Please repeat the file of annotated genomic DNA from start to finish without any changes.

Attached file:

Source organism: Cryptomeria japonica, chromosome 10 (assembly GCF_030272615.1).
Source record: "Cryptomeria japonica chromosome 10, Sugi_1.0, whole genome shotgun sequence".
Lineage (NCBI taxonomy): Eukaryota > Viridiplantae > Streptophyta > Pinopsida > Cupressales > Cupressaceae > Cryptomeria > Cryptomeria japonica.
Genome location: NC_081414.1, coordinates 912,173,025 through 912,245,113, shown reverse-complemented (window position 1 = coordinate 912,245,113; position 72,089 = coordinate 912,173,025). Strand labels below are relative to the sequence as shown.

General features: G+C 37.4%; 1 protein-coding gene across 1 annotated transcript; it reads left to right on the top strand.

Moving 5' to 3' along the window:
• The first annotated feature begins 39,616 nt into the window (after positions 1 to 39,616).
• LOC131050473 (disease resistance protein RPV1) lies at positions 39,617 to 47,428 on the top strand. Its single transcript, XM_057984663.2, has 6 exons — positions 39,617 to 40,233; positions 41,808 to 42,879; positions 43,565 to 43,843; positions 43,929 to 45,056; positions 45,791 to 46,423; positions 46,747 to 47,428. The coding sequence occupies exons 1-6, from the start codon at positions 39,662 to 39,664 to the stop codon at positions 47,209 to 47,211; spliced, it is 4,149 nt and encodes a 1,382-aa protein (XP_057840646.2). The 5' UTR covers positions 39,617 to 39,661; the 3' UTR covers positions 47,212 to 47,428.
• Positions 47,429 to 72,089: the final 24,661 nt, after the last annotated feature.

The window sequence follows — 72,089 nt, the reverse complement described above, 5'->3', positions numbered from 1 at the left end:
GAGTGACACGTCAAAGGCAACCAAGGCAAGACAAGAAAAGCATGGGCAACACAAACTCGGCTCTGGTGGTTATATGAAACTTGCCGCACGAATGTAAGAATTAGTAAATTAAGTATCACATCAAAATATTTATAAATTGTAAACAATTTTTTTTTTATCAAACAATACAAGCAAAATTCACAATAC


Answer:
Source organism: Cryptomeria japonica, chromosome 10 (assembly GCF_030272615.1).
Source record: "Cryptomeria japonica chromosome 10, Sugi_1.0, whole genome shotgun sequence".
Lineage (NCBI taxonomy): Eukaryota > Viridiplantae > Streptophyta > Pinopsida > Cupressales > Cupressaceae > Cryptomeria > Cryptomeria japonica.
Genome location: NC_081414.1, coordinates 912,173,025 through 912,245,113, shown reverse-complemented (window position 1 = coordinate 912,245,113; position 72,089 = coordinate 912,173,025). Strand labels below are relative to the sequence as shown.

General features: G+C 37.4%; 1 protein-coding gene across 1 annotated transcript; it reads left to right on the top strand.

Moving 5' to 3' along the window:
• The first annotated feature begins 39,616 nt into the window (after positions 1 to 39,616).
• LOC131050473 (disease resistance protein RPV1) lies at positions 39,617 to 47,428 on the top strand. Its single transcript, XM_057984663.2, has 6 exons — positions 39,617 to 40,233; positions 41,808 to 42,879; positions 43,565 to 43,843; positions 43,929 to 45,056; positions 45,791 to 46,423; positions 46,747 to 47,428. The coding sequence occupies exons 1-6, from the start codon at positions 39,662 to 39,664 to the stop codon at positions 47,209 to 47,211; spliced, it is 4,149 nt and encodes a 1,382-aa protein (XP_057840646.2). The 5' UTR covers positions 39,617 to 39,661; the 3' UTR covers positions 47,212 to 47,428.
• Positions 47,429 to 72,089: the final 24,661 nt, after the last annotated feature.

The window sequence follows — 72,089 nt, the reverse complement described above, 5'->3', positions numbered from 1 at the left end:
GAGTGACACGTCAAAGGCAACCAAGGCAAGACAAGAAAAGCATGGGCAACACAAACTCGGCTCTGGTGGTTATATGAAACTTGCCGCACGAATGTAAGAATTAGTAAATTAAGTATCACATCAAAATATTTATAAATTGTAAACAATTTTTTTTTTATCAAACAATACAAGCAAAATTCACAATAC